A long death

My father’s parents are getting older. His dad, Poppop Len, is in an assisted living home due to old age and lack of mobility. He is 83 years old. I believe that Poppop Len has most of his faculties in check and I know his brain is still working, as he was making jokes and making my dad and I chuckle when we visited him in New York. I hope he’s enjoying his twilight years.

From left to right-Dad, Poppop Len, and me. We are all smiling.

My dad’s mom, known as Mommom to my brothers and I, is a different story. She is 84 years old. We also visited her. She is also in New York but at a different place. I didn’t recognize her when she was wheeled in the room. Both Poppop Len and Mommom have lived in New York ever since my aunt moved out there. My grandparents willingly moved to New York, little did they know how poor the retirement service are and my aunt isn’t really involved in their lives significantly anymore.

I gave Mommom some chocolate because she still has a sweet tooth. My mom had also been on this trip to New York, and I forgot to mention that she wasn’t allowed to see her father in law because of a strict two person visitation rule. She was allowed to give him a hug and then had to sit in the waiting room. Sorry, I will get back to the current point.

She explained why Mommom’s face was droopy, likely a result of a stroke. She is battling dementia. She was so quiet when we saw her.

I remember how she used to be before moving, very sure of herself. Her dark blonde hair used to be in a honeycomb style. Now it is wispy and white. Her brain is not completely gone, since she still showed a desire for candy. But she is slowly dying, and this fact hit me hard when we sat down with her. I felt guilty because she is wasting away in a different state and I could do nothing about it, I know it’s a part of life but I can’t be there for her. I was crying hard and said my allergies were bad to soothe Mommom’s worries in case she still had control over her emotions. I didn’t want her to think I was sad.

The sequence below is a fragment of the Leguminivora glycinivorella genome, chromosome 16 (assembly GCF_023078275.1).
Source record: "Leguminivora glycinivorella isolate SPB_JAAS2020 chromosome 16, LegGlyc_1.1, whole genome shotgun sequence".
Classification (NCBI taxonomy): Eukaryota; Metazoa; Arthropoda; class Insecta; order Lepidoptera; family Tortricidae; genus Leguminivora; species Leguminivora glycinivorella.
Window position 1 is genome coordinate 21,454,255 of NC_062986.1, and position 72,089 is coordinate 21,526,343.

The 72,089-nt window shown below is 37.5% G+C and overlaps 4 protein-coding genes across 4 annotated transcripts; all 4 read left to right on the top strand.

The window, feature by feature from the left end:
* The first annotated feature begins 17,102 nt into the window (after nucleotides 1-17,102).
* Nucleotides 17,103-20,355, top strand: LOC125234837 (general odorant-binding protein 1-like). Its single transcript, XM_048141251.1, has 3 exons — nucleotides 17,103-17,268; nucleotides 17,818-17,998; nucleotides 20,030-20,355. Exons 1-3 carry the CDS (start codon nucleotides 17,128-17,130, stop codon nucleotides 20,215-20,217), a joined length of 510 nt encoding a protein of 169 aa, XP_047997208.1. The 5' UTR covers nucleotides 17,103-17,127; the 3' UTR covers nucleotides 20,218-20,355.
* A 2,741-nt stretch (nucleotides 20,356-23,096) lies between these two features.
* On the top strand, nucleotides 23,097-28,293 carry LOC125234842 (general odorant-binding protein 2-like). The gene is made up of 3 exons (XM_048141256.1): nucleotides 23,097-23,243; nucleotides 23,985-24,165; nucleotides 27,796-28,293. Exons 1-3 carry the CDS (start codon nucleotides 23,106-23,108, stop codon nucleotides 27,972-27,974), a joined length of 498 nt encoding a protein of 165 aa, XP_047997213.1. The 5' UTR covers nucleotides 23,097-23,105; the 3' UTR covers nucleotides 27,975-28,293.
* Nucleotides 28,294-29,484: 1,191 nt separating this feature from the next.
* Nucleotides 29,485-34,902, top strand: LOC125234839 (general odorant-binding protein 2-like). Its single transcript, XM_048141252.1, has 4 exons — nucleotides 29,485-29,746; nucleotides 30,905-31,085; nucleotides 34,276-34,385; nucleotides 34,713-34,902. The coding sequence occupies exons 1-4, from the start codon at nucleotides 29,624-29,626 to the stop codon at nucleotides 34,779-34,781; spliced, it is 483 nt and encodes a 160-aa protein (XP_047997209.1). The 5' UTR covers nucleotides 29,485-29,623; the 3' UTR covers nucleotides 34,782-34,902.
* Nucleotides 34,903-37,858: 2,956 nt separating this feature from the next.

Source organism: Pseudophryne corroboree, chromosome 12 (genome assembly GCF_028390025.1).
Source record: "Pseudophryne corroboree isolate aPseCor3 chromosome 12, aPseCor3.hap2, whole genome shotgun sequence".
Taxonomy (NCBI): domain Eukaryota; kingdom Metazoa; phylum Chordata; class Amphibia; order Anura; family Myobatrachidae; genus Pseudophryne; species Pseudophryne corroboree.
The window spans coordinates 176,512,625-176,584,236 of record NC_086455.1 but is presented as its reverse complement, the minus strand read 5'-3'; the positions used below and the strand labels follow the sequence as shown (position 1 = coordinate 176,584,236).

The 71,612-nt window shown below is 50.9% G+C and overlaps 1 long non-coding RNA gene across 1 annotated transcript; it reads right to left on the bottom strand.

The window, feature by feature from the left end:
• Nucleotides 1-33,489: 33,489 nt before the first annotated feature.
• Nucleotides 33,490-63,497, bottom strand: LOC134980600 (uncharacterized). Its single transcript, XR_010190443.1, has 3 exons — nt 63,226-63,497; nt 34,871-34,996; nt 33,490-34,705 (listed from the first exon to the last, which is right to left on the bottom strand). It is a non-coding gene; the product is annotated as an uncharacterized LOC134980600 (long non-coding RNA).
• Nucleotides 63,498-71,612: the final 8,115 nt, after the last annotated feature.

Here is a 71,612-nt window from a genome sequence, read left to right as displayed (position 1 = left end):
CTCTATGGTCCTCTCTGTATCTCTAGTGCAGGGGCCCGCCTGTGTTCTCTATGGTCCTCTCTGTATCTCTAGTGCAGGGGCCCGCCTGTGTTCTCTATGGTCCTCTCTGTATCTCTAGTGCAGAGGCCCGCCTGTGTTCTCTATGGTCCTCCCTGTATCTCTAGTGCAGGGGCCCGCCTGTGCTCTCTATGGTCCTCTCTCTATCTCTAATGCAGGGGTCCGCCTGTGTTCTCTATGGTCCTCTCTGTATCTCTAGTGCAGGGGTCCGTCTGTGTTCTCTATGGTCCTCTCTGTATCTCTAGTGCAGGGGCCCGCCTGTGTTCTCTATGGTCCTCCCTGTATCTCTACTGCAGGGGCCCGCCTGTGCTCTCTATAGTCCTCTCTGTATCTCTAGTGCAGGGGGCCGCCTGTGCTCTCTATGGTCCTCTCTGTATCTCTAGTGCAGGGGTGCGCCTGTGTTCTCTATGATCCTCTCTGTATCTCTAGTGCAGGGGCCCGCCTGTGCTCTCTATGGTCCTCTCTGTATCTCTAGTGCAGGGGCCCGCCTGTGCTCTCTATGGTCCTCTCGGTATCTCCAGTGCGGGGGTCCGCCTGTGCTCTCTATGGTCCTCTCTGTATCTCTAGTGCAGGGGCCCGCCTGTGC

My dad was crying too. He rarely cries, so I knew he was sad. He apologized to me and said he wished he was able to let me see her before the disease got this bad. He must have felt guilty too. They lived so far away, so it was difficult to visit. It was not a practical thing to go visit my grandparents and cousins regularly.

Right before leaving, I did the one thing I thought about in the past. I wanted to tell loved ones “I love you” before they die. So, with tears in my eyes I said “I love you, Mommom” as did my dad and mom.

From left to right-Mommom, myself, and Dad. Both my dad and I have red eyes from tears.

Dementia is a cruel mistress that snatches people and kills them slowly. I wish more research could be done to help prevent or at least slow down the progression of it.